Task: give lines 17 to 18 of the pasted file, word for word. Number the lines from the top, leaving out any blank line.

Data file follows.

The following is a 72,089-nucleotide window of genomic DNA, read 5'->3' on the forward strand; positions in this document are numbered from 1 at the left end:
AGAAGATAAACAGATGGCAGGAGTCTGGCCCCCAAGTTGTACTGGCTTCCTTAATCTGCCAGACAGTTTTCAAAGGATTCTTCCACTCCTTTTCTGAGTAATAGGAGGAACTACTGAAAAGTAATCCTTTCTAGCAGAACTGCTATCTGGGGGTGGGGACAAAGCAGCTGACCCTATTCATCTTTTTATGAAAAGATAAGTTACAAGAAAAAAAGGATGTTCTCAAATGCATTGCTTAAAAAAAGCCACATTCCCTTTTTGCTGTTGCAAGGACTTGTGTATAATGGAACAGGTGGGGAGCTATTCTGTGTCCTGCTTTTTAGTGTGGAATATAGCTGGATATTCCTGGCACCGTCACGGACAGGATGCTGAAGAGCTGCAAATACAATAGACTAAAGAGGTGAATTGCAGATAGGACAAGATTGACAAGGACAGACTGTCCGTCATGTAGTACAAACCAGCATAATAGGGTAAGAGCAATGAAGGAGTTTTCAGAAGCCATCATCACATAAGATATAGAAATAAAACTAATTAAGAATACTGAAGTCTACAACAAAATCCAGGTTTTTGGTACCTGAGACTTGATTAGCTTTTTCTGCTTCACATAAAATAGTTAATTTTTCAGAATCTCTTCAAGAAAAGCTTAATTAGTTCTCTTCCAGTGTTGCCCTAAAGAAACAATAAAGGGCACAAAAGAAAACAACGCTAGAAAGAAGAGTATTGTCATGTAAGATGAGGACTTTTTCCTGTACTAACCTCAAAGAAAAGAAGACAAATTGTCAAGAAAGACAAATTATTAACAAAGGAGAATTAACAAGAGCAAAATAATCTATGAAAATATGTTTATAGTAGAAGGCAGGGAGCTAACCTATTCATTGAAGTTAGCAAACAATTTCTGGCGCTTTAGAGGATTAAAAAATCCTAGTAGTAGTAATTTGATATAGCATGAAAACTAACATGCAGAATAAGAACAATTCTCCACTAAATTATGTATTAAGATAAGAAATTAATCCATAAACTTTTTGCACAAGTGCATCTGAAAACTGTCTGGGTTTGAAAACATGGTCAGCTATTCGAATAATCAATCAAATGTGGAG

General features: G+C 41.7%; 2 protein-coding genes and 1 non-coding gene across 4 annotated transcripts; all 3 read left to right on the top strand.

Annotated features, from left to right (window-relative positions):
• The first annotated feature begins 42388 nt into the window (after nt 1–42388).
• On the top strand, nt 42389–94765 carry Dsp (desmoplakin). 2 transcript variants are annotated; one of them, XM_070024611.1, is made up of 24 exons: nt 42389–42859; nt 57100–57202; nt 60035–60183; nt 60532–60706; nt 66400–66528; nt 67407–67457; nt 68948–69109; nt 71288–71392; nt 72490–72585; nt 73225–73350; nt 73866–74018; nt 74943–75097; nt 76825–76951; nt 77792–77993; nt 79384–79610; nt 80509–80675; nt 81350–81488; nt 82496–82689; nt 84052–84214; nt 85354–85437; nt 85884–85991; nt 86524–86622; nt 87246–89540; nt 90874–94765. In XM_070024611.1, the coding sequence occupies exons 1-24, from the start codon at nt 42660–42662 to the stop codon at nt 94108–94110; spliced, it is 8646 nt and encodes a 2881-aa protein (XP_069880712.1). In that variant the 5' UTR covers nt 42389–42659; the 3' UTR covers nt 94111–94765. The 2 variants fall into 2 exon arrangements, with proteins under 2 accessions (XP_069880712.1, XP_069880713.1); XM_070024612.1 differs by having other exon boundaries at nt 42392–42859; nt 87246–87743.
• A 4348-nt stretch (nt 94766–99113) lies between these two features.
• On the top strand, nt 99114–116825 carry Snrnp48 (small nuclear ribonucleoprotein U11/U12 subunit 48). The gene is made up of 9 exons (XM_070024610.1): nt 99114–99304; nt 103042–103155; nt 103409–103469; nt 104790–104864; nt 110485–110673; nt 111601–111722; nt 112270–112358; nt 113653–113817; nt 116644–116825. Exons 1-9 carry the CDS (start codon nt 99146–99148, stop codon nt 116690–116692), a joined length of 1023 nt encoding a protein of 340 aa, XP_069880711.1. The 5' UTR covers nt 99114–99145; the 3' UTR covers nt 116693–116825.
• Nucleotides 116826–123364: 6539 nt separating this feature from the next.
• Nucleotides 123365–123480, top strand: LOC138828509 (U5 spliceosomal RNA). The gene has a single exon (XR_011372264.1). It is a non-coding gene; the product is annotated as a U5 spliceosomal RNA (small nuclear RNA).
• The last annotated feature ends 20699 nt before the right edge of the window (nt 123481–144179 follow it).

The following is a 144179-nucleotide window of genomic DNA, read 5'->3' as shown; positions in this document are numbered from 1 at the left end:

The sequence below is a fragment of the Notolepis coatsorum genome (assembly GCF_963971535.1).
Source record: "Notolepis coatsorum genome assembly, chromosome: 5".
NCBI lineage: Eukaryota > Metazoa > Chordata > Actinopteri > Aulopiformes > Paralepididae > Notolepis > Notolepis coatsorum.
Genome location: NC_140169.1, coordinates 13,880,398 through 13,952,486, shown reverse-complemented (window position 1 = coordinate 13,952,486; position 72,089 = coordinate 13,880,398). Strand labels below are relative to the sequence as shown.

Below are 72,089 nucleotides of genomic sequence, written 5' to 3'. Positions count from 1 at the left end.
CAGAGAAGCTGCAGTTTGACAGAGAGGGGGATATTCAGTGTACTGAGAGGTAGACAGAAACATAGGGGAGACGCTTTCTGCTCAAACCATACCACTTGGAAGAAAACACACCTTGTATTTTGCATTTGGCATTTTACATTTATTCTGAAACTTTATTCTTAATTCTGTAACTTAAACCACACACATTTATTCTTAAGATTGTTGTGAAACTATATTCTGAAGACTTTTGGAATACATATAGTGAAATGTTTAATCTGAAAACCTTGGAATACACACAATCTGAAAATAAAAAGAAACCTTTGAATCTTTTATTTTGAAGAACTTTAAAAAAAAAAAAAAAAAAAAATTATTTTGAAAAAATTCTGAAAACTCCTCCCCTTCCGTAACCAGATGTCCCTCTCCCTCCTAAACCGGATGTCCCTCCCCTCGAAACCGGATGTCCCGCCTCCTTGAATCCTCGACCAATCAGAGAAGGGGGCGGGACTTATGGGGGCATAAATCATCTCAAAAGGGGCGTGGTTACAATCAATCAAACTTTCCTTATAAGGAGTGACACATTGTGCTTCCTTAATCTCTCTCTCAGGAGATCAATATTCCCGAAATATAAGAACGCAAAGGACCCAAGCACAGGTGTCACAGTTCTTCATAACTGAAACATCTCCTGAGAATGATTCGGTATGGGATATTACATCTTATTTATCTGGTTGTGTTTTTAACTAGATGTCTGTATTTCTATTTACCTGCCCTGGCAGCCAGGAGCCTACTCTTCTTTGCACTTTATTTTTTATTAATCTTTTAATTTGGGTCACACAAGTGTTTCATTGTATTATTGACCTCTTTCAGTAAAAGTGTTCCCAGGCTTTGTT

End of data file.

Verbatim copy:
Below are 72,089 nucleotides of genomic sequence, written 5' to 3'. Positions count from 1 at the left end.
CAGAGAAGCTGCAGTTTGACAGAGAGGGGGATATTCAGTGTACTGAGAGGTAGACAGAAACATAGGGGAGACGCTTTCTGCTCAAACCATACCACTTGGAAGAAAACACACCTTGTATTTTGCATTTGGCATTTTACATTTATTCTGAAACTTTATTCTTAATTCTGTAACTTAAACCACACACATTTATTCTTAAGATTGTTGTGAAACTATATTCTGAAGACTTTTGGAATACATATAGTGAAATGTTTAATCTGAAAACCTTGGAATACACACAATCTGAAAATAAAAAGAAACCTTTGAATCTTTTATTTTGAAGAACTTTAAAAAAAAAAAAAAAAAAAAATTATTTTGAAAAAATTCTGAAAACTCCTCCCCTTCCGTAACCAGATGTCCCTCTCCCTCCTAAACCGGATGTCCCTCCCCTCGAAACCGGATGTCCCGCCTCCTTGAATCCTCGACCAATCAGAGAAGGGGGCGGGACTTATGGGGGCATAAATCATCTCAAAAGGGGCGTGGTTACAATCAATCAAACTTTCCTTATAAGGAGTGACACATTGTGCTTCCTTAATCTCTCTCTCAGGAGATCAATATTCCCGAAATATAAGAACGCAAAGGACCCAAGCACAGGTGTCACAGTTCTTCATAACTGAAACATCTCCTGAGAATGATTCGGTATGGGATATTACATCTTATTTATCTGGTTGTGTTTTTAACTAGATGTCTGTATTTCTATTTACCTGCCCTGGCAGCCAGGAGCCTACTCTTCTTTGCACTTTATTTTTTATTAATCTTTTAATTTGGGTCACACAAGTGTTTCATTGTATTATTGACCTCTTTCAGTAAAAGTGTTCCCAGGCTTTGTT